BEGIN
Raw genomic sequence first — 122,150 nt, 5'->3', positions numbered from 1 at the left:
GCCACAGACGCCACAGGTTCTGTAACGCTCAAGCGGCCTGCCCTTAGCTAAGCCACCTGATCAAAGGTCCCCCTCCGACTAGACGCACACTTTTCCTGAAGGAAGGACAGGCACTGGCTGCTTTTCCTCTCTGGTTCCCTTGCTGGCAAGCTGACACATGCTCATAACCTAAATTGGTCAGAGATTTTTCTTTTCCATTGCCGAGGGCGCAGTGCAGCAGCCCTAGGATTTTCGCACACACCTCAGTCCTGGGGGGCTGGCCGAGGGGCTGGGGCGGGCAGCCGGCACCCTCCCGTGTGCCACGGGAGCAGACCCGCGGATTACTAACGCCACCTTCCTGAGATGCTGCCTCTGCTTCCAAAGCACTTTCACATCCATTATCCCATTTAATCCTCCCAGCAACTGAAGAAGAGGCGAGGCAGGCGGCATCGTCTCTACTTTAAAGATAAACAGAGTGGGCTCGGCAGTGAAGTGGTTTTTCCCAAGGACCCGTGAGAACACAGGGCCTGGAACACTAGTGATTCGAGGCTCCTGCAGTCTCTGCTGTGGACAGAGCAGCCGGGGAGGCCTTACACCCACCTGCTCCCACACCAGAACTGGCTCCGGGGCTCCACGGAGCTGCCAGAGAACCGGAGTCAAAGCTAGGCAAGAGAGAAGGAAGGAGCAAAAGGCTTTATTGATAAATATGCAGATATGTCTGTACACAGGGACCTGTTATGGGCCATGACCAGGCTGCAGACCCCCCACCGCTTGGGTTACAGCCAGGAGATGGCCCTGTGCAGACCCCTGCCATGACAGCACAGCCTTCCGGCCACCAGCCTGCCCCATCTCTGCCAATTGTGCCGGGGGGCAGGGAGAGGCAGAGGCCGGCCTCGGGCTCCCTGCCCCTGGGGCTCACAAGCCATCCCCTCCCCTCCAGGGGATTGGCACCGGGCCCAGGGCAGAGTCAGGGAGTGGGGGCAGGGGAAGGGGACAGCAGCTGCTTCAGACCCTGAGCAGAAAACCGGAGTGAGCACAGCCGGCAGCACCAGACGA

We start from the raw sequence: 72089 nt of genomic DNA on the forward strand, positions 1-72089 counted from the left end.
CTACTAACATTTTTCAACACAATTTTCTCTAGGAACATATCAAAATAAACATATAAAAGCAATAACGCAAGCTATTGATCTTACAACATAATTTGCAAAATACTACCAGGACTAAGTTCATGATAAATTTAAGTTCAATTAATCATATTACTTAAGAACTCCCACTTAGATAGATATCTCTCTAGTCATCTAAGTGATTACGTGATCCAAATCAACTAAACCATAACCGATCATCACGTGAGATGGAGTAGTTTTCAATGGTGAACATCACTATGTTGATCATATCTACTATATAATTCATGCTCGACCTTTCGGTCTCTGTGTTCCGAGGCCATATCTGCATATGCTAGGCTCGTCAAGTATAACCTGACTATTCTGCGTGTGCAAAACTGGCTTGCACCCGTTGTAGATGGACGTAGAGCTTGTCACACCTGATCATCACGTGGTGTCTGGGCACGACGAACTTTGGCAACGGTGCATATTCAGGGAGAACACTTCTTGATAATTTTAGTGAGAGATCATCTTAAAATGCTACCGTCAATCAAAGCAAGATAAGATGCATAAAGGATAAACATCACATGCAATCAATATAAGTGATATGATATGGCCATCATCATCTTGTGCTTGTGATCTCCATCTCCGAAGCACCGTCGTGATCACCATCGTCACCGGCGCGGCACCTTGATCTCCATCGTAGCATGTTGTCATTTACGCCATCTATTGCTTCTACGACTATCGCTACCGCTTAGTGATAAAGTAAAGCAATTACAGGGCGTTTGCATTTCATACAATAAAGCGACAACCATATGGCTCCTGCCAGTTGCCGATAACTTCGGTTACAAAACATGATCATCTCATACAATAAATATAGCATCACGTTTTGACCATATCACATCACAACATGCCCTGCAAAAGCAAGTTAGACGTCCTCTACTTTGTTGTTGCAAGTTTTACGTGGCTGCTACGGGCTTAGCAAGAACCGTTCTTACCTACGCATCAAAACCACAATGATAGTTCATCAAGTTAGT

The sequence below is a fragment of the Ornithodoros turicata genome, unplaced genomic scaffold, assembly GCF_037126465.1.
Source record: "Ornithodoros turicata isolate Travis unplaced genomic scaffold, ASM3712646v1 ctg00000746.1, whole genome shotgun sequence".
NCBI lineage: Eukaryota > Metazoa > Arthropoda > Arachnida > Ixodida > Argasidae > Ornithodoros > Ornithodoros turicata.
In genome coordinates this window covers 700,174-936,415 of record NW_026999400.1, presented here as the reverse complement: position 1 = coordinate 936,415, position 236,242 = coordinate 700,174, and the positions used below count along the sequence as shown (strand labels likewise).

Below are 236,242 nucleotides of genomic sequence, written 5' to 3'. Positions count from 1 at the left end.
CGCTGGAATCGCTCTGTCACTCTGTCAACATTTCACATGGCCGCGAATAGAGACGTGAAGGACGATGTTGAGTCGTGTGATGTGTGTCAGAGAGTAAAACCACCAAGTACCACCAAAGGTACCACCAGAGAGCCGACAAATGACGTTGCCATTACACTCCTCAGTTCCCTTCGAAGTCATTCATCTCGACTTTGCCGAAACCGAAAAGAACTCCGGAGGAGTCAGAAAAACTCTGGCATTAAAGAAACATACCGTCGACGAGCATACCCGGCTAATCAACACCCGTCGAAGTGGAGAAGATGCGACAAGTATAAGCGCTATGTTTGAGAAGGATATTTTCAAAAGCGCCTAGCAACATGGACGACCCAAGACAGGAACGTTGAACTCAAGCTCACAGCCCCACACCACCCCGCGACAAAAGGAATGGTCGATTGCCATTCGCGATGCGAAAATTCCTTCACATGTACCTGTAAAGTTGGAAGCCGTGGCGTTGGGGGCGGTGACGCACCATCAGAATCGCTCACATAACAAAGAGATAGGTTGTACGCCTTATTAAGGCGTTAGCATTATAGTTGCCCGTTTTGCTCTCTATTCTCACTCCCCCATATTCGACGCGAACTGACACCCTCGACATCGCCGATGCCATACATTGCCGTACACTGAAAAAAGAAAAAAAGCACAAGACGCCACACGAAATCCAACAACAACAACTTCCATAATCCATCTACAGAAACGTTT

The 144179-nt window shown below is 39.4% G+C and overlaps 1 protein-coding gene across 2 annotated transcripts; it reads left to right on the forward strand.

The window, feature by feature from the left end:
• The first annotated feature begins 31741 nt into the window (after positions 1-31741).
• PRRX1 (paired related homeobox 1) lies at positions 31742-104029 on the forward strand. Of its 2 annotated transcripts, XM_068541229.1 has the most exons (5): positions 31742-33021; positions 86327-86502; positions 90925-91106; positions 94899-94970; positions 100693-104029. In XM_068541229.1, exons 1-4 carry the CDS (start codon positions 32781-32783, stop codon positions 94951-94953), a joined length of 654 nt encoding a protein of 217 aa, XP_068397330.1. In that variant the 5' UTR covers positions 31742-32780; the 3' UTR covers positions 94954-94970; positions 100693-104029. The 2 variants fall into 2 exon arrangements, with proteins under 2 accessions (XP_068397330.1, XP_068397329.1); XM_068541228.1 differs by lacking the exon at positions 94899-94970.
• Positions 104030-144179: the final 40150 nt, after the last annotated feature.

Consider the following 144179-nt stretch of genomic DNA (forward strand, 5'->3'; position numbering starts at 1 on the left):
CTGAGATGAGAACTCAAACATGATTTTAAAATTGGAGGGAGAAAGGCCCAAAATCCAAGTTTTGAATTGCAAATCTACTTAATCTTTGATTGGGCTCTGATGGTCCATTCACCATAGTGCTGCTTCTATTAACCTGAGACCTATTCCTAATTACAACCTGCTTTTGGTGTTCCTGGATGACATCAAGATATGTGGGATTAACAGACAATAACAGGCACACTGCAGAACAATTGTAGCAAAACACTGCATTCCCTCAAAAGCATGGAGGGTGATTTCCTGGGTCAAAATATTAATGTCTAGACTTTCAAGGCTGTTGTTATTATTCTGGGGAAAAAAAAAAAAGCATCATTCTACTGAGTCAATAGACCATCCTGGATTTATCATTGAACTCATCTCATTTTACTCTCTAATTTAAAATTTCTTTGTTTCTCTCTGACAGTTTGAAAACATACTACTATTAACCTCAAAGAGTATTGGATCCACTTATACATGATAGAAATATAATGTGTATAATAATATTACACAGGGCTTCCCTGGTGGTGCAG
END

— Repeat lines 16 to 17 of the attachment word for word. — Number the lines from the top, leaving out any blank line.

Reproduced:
Consider the following 144179-nt stretch of genomic DNA (forward strand, 5'->3'; position numbering starts at 1 on the left):
CTGAGATGAGAACTCAAACATGATTTTAAAATTGGAGGGAGAAAGGCCCAAAATCCAAGTTTTGAATTGCAAATCTACTTAATCTTTGATTGGGCTCTGATGGTCCATTCACCATAGTGCTGCTTCTATTAACCTGAGACCTATTCCTAATTACAACCTGCTTTTGGTGTTCCTGGATGACATCAAGATATGTGGGATTAACAGACAATAACAGGCACACTGCAGAACAATTGTAGCAAAACACTGCATTCCCTCAAAAGCATGGAGGGTGATTTCCTGGGTCAAAATATTAATGTCTAGACTTTCAAGGCTGTTGTTATTATTCTGGGGAAAAAAAAAAAAGCATCATTCTACTGAGTCAATAGACCATCCTGGATTTATCATTGAACTCATCTCATTTTACTCTCTAATTTAAAATTTCTTTGTTTCTCTCTGACAGTTTGAAAACATACTACTATTAACCTCAAAGAGTATTGGATCCACTTATACATGATAGAAATATAATGTGTATAATAATATTACACAGGGCTTCCCTGGTGGTGCAG